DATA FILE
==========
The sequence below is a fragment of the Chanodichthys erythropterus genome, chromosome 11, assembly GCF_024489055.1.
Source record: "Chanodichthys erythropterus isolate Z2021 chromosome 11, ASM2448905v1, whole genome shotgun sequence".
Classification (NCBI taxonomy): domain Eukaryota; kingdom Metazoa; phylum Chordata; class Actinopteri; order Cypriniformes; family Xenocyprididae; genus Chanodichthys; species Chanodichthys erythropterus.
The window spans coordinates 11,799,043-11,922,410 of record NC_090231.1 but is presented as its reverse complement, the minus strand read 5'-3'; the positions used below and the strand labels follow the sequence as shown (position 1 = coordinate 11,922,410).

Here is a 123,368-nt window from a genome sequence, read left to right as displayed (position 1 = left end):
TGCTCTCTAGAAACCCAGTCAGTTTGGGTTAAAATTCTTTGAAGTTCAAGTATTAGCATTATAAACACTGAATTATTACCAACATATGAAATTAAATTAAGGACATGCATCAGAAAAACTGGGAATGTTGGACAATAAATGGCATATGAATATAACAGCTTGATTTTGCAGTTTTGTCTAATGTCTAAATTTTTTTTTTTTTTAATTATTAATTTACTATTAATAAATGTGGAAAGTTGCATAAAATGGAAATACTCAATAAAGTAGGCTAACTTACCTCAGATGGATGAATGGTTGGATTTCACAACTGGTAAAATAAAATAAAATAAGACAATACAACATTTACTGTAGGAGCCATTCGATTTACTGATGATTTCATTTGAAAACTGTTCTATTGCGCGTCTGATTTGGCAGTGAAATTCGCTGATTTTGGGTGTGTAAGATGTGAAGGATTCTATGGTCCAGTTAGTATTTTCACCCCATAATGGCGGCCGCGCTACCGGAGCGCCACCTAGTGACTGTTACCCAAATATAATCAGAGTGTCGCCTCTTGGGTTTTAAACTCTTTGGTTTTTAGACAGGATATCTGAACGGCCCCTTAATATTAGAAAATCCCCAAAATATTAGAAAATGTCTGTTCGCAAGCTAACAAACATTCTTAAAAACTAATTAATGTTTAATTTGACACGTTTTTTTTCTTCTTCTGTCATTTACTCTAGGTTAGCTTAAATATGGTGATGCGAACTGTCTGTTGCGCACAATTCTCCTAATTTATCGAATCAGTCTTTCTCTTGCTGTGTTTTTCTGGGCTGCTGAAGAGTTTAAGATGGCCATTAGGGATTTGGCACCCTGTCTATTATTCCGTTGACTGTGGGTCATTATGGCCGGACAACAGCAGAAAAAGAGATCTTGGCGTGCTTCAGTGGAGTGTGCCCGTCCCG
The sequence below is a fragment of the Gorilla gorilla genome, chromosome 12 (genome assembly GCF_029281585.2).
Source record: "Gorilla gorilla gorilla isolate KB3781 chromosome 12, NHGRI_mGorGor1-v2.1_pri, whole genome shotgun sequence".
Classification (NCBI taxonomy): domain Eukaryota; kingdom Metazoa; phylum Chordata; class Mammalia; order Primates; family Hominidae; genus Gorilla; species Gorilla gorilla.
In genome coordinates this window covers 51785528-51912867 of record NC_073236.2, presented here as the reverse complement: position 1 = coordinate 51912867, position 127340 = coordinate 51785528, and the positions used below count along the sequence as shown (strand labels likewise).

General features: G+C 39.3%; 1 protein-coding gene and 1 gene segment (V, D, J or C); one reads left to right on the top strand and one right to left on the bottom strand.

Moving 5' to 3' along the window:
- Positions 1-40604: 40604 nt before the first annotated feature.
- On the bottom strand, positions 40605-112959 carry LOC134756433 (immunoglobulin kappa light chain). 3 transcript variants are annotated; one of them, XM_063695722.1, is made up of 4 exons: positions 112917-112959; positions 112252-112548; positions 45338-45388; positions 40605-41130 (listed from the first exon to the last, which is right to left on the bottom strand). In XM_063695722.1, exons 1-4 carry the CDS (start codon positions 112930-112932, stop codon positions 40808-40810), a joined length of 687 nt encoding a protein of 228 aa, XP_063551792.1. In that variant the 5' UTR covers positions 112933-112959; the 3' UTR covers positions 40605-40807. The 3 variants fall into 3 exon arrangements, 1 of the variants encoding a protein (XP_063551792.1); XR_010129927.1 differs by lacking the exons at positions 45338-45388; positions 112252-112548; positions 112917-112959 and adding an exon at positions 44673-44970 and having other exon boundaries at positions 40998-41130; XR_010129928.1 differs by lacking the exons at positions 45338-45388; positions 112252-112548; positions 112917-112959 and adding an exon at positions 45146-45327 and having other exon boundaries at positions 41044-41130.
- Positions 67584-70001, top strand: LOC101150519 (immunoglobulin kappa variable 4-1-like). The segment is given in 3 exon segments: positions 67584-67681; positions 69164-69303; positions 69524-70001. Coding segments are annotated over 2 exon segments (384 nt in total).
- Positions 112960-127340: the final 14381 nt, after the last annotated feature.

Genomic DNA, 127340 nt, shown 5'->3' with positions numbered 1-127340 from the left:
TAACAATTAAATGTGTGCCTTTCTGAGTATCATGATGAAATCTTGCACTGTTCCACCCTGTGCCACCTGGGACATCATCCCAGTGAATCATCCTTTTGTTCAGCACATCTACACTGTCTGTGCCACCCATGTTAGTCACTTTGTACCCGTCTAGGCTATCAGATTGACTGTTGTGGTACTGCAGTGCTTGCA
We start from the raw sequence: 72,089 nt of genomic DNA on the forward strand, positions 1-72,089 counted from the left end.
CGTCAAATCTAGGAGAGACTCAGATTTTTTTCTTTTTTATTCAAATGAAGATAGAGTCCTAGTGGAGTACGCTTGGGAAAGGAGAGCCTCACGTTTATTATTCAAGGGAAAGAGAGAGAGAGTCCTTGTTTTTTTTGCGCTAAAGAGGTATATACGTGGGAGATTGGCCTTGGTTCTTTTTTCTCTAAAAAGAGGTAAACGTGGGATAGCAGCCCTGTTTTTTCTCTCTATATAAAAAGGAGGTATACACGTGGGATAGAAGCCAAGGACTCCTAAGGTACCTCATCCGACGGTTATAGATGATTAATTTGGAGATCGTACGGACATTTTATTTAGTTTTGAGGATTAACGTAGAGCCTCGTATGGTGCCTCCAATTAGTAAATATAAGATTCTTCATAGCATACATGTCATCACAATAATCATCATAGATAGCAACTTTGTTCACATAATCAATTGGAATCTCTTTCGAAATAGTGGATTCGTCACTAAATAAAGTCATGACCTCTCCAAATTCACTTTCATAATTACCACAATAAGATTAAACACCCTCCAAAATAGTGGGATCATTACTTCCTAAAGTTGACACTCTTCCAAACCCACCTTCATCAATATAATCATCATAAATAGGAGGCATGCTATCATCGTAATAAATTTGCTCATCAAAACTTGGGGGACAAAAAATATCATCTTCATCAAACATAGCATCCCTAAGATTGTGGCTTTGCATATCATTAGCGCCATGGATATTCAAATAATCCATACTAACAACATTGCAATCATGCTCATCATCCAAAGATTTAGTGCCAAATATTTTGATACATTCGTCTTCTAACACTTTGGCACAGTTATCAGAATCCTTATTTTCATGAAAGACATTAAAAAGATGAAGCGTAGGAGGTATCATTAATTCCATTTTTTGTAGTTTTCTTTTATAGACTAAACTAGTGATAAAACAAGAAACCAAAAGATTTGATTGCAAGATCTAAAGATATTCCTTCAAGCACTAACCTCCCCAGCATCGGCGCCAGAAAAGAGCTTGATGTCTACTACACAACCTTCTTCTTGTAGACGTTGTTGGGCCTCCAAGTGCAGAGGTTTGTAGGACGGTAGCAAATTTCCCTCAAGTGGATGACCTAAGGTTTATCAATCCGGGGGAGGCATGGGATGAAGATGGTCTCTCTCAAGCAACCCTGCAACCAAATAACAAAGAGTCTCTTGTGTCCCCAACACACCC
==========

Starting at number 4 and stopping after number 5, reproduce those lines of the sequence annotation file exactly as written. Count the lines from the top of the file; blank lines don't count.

The window spans coordinates 11,799,043-11,922,410 of record NC_090231.1 but is presented as its reverse complement, the minus strand read 5'-3'; the positions used below and the strand labels follow the sequence as shown (position 1 = coordinate 11,922,410).

Here is a 123,368-nt window from a genome sequence, read left to right as displayed (position 1 = left end):